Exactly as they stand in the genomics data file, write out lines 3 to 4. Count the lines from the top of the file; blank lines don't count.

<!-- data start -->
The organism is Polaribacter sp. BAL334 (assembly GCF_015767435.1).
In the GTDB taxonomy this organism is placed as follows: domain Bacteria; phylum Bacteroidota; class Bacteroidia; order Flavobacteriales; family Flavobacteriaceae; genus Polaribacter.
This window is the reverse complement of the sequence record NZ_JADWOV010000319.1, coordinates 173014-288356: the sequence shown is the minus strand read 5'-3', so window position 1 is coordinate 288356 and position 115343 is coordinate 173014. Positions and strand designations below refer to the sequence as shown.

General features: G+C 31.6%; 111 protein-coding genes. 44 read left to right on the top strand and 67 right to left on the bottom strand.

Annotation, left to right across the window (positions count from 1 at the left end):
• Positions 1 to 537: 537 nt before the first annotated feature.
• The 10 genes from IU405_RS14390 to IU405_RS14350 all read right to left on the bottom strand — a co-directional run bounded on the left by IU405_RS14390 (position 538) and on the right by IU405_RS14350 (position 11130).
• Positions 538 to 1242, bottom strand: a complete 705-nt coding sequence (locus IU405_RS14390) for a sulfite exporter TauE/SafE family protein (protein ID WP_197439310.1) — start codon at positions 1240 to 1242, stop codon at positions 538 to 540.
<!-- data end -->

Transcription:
This window is the reverse complement of the sequence record NZ_JADWOV010000319.1, coordinates 173014-288356: the sequence shown is the minus strand read 5'-3', so window position 1 is coordinate 288356 and position 115343 is coordinate 173014. Positions and strand designations below refer to the sequence as shown.

General features: G+C 31.6%; 111 protein-coding genes. 44 read left to right on the top strand and 67 right to left on the bottom strand.